In the case of device A, notable chromatic aberration can be observed. At Tlens = 25°C, a red-rich spectrum is focused at the center of the cell, whereas on the edges, the light is blue-rich. The result is a global Jtop/Jmid ratio of 0.92. The normalized current density profiles for the top and middle subcell introduce strong spatial current limitation forcing lateral current flows within the device . For Tlens = 50°C, the PAR of the top subcell increases and there is greater balance in the current generation profiles resulting in a global current matching of 0.97. Furthermore, there is a decrease in lateral current flows. The effects that this has on system electrical performance are seen in Fig. 7. At Tlens = 50°C, there is an increase in short circuit current due to higher degree of over all current matching between the subcells. Furthermore, with a lower PAR of the limiting subcell at a Tlens = 25°C, the fill factor will be higher. The drop in fill factor at higher temperature can be explained by the increase in PAR. As the PAR increases, there will be more current generated in the middle of the subcell resulting in higher series resistance.
In agreement with electrical measurements, the optical behavior of device B is tolerant to changes in POE temperature. Altough less sensitive to temperature (compared to SOG), PMMA’s index of refraction still changes with temperature, and so alters the focal distance and spot profile. This change is not significant enough to induce a visible change at the output of the 4FK secondary optic. The POE-SOE combination of device B therefore balances the thermal sensitivity of the POE against chromatic mismatch produced by concentrator misalignments, as shown in .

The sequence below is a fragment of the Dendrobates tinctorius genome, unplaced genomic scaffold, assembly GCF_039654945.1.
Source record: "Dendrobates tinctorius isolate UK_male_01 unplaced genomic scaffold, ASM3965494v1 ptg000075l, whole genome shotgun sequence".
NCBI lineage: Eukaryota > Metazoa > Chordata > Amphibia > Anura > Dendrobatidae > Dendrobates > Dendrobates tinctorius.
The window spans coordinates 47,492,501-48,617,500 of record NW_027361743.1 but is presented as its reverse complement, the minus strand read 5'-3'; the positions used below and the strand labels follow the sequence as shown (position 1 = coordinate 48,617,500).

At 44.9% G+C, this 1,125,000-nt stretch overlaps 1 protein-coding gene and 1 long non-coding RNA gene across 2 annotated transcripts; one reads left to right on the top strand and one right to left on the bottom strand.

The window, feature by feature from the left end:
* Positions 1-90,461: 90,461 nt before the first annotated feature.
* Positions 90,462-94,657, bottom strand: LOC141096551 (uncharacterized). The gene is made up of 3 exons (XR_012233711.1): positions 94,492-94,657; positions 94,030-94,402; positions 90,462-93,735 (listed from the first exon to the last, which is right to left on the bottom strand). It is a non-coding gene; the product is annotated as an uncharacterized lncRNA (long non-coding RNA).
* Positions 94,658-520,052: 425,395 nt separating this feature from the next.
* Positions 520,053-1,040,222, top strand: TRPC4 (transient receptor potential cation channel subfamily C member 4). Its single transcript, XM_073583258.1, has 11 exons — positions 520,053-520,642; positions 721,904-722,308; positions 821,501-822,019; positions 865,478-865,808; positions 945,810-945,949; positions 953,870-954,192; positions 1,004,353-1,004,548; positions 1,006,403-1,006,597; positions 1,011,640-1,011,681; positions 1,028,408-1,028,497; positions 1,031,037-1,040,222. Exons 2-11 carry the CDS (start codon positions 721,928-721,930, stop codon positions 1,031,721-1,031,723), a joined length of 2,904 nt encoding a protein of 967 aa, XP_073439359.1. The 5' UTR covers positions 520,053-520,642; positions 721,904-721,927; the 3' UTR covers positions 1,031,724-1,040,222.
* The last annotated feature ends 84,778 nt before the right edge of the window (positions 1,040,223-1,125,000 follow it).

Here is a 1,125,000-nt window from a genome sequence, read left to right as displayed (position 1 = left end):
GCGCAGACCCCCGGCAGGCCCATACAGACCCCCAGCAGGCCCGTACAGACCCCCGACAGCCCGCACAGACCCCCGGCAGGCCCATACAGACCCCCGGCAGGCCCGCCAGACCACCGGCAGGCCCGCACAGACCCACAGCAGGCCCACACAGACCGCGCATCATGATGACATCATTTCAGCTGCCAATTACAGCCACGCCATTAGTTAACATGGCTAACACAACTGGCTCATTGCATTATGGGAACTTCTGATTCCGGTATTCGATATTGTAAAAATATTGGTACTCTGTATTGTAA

A test bench, METHOD, has been presented along with a methodology for measuring the spectrally resolved irradiance distribution of a CPV optical system. The spectral imaging process can be applied to different CPV systems to create current generation profiles to analyze CPV system performance as a function of POE lens temperature. The indoor test bench allows for full independent control of POE and cell temperatures in order to study the CPV performance under the various conditions it will face in the field. Comparing these profiles to electrical measurements of the system under the same conditions can provide greater insight into the effect of non-uniform illumination profiles and chromatic aberrations on the cell electrical performance.
The author thanks LPI and Soitec for their collaboration and all other partners involved. Partial funding from the European Union’s Horizon 2020 research and innovation program within the project CPVMatch under grant agreement No 640873, and Natural Science and Engineering Research Council of Canada (NSERC), are acknowledged. The authors are solely responsible for the content of this work and it only reflects the author’s view. The European Commission or any of their agencies are not responsible for any use that may be made of the information it contains.